Landmark Opioid Trial Hinges on a Legal Term

What is a 'public nuisance'?
By John Johnson,  Newser Staff
Posted May 28, 2019 1:08 PM CDT
For Lawyers in Landmark Opioid Trial, It's Personal
Oklahoma Attorney General Mike Hunter speaks during an interview in his office in Oklahoma City.   (AP Photo/Sue Ogrocki, File)

A landmark trial got underway Tuesday in Oklahoma—the first big test of whether a state can hold drug manufacturers responsible for the opioid crisis, reports the Wall Street Journal. In opening arguments, Attorney General Mike Hunter said these painkillers have led to the "worst manmade public health crisis" in US history, per the AP. Details and developments, including how the legal definition of a "public nuisance" will be crucial:

  • The players: Oklahoma is going after Johnson & Johnson and subsidiaries in this trial. Previously, Oxycontin maker Purdue Pharma (owned by the Sackler family) agreed to a $270 million settlement with the state to avoid trial; and just this weekend, Teva Pharmaceutical agreed to a settlement of $85 million. That leaves only Johnson & Johnson left in the trial, which will be decided by a judge and not a jury.
  • It's personal: Pew reports that two of the attorneys for Oklahoma know well the dangers of opioids. Michael Burrage lost his niece to an overdose and Reggie Whitten's son was addicted when he died in a motorcycle accident. Whitten's nephew also committed suicide over his addiction.

  • A key term: The state is arguing that Johnson & Johnson created a "public nuisance" that will cost up to $17.5 billion to fix. The company, though, says the state is improperly using the term, which is more typically raised in property disputes. "This is an interesting twist on the idea of public nuisance," Virginia law professor Carl Tobias tells CNN.
  • Company's view: "The State ignores this well-established law and now argues that public nuisance allows them to compel any party allegedly contributing in any measure to a social problem to fund all programs that state administrators dream up to address it," J&J says in a statement. "This is not and should not be the law."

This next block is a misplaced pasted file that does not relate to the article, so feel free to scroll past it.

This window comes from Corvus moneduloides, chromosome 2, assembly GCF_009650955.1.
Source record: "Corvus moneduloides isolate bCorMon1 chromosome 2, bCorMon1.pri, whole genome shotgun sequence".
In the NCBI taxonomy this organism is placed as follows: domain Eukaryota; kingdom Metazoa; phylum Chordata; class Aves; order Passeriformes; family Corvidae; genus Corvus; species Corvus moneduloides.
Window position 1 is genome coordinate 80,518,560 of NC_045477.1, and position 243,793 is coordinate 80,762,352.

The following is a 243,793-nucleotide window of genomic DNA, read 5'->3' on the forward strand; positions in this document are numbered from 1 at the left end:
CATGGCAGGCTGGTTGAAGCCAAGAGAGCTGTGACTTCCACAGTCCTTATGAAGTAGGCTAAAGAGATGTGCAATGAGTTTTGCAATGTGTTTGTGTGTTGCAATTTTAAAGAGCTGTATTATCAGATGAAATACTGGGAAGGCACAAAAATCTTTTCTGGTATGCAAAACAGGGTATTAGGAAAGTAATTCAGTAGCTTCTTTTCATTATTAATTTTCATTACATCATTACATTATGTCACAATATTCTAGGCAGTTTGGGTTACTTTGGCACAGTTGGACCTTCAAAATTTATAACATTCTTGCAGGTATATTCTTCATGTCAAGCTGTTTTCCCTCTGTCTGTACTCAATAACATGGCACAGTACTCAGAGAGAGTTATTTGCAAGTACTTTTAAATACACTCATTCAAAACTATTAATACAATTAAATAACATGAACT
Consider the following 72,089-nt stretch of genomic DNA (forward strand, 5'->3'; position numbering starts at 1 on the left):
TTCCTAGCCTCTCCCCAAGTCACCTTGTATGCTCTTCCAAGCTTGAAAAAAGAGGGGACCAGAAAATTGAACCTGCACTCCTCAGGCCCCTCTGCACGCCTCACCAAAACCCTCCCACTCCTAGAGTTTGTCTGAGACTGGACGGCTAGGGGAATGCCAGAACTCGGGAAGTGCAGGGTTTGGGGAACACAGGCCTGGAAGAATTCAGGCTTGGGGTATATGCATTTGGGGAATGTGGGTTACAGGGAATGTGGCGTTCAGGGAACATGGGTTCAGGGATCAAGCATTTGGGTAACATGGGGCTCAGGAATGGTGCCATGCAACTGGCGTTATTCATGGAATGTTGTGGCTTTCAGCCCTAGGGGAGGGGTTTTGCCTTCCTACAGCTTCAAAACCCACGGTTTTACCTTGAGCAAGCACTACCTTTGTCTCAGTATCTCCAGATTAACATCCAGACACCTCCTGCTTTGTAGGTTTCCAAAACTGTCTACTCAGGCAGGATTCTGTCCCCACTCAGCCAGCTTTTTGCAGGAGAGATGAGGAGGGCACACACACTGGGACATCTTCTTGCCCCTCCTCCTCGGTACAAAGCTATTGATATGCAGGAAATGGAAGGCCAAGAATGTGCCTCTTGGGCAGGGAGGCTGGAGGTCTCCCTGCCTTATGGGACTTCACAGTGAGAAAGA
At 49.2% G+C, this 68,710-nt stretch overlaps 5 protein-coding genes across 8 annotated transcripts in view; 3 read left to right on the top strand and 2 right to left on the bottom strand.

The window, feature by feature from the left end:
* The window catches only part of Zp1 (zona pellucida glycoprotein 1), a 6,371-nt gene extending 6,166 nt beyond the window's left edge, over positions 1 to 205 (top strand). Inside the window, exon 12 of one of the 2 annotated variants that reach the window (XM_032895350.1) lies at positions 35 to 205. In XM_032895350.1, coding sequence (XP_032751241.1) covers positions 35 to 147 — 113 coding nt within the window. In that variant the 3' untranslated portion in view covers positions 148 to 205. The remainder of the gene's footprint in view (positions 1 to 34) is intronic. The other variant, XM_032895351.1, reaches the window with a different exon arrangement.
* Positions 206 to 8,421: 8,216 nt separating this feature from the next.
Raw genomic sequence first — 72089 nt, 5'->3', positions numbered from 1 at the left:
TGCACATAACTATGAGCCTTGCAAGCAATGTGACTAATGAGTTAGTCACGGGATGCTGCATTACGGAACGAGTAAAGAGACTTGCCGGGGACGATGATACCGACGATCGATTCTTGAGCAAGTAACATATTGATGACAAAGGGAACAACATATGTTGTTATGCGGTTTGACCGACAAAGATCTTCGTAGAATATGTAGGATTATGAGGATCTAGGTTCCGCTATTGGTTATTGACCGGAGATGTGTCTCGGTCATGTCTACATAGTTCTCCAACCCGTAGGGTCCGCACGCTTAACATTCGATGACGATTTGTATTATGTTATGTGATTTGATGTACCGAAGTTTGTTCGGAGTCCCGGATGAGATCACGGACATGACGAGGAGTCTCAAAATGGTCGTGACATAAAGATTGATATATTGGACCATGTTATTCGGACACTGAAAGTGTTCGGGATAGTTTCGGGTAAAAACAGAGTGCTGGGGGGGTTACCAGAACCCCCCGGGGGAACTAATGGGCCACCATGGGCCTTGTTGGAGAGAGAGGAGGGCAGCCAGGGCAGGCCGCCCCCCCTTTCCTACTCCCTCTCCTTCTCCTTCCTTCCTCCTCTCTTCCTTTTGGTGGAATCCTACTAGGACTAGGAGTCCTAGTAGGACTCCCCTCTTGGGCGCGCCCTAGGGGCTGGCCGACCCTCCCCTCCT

• The stakes: The reason this trial is being so closely watched is that approximately 2,000 lawsuits have been brought by other states and municipalities against drug companies, and the outcome in Norman, Oklahoma, could set a precedent. If the state wins, Johnson & Johnson might have to pay billions, reports NPR, an outcome that could prompt settlements in the pending cases.
  • More coming: Barring a settlement, a huge federal trial is scheduled to begin in Ohio in October, and that one will involve Purdue Pharma, notes Politico. Meanwhile, no fewer than 46 states have sued Purdue Pharma, according to Pew. That's why the Oklahoma case looms large. "We'll all be seeing what evidence is available, what evidence isn't available and just how convincing that evidence is," Stanford law professor Nora Freeman Engstrom tells NPR.
(More opioids stories.)

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